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Cats Can Get Acne Just Like Humans — Here’s How to Treat Pesky Feline Breakouts

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Most of us are familiar with the pesky blemishes that show up around puberty and make our lives miserable. Lucky folks simply outgrow their acne issues, while others spend their lives praying for a miracle cure. That said, humans aren’t the only creatures who have to deal with this frustrating issue: Cats can get acne, too. 

Acne can show up on cats at any age, not just in their “teens” like us. It can also affect any breed. The symptoms typically appear on chins and noses. For the most part, a small section of blackheads (also known as "comedones") isn’t anything to worry about, though you should take your cat to the vet to make sure it’s not a serious issue like mites. Chances are, your vet will probably tell you she’s fine, especially if she doesn’t seem bothered by the spots. Although there’s no agreed-upon cause for the blackheads and pimples popping up on felines, it’s important to know how to soothe the symptoms. Plus, they can cause worse issues down the line if they become infected. 

How to Treat Cat Acne

According to a report by veterinarian Ernest Ward for the Veterinary Centers of America, the disorder is actually called follicular keratinization. That means there’s an overproduction of keratin, a protein found on the outer layer of skin, getting trapped around hair follicles. This is what results in blackheads, which might just look like spots of dirt on her fur until closer inspection. A cat’s skin also has natural oils (or sebum) just like us that can cause clogged pores.

There are several factors at the root of the issue, most of which are due to poor grooming practices by the cat or her owner. One surprising culprit that veterinarians unanimously caution against, though? Plastic water and food bowls. Veterinarians like Dr. Ward, Dr. Carol S. Hillhouse from the Texas Veterinary Medical Association, and Dr. Michele Rosenbaum from DVM360 all recommend replacing plastic bowls with ceramic or stainless-steel options instead. Plastic is more likely to hold onto bacteria and spread it, causing breakouts on your cat’s chin area in particular. Steel or ceramic bowls are easier to clean on a daily basis, as well.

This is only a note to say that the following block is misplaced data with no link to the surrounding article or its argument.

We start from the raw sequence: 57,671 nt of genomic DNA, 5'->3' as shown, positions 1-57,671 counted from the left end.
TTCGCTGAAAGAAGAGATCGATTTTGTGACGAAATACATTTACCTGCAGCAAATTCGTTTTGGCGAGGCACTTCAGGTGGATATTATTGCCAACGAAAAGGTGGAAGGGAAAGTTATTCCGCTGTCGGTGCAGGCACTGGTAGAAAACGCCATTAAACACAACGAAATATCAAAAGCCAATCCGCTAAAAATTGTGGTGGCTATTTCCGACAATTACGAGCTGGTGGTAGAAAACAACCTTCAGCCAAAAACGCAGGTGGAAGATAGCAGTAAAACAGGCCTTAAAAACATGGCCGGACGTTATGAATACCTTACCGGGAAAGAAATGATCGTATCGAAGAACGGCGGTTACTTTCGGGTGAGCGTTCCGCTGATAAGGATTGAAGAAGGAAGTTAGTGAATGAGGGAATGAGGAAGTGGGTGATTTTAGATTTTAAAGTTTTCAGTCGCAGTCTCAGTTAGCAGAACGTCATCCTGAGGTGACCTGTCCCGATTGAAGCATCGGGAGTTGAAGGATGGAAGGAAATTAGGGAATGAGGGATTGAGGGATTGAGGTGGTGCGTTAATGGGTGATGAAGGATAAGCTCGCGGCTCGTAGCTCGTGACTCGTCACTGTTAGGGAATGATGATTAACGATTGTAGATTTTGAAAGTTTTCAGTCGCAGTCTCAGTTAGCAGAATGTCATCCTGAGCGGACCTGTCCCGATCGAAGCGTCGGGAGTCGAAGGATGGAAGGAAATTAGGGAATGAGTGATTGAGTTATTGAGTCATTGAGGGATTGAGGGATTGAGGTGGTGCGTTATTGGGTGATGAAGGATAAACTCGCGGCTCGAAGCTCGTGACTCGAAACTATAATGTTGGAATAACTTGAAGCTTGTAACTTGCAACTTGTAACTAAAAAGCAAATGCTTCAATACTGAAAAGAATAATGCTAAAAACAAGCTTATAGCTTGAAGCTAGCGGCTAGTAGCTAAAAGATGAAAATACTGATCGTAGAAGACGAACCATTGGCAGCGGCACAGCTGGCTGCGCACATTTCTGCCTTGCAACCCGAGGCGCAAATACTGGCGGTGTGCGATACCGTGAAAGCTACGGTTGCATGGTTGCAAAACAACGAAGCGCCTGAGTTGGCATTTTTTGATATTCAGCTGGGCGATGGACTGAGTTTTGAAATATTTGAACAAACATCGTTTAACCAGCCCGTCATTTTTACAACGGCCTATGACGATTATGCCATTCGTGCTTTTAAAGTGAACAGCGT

You might be tempted to try human acne products on your feline’s blemishes, but you shouldn’t put anything on them without consulting your veterinarian first. Those products can have some painful side effects for cats, especially if they aren’t protected from scratching at it or accidentally ingesting the product. Dr. Ward recommends asking your veterinarian about fatty acid supplements, especially omega 3’s, that might help lessen the appearance of breakouts. You should try to clean the breakout area at least once a day with gentle antibacterial soap or wipes — at least as often as your cat will allow, depending on her mood. There are shampoos and creams, like benzoyl peroxide, that can also help the situation. Again, you’ll want to talk to your veterinarian before applying anything to your kitten companion. 

Unfortunately, your cat will never be completely cured of their acne once it develops. It’s a chronic condition, but it shouldn’t get in the way of your feline having a happy life as long as you focus on keeping her hygiene in good condition. Regular check-ups with your vet and maintaining a close eye on any developments, like the blemishes becoming itchy, will keep your cat from suffering any pain or health issues due to the annoying spots on her skin.

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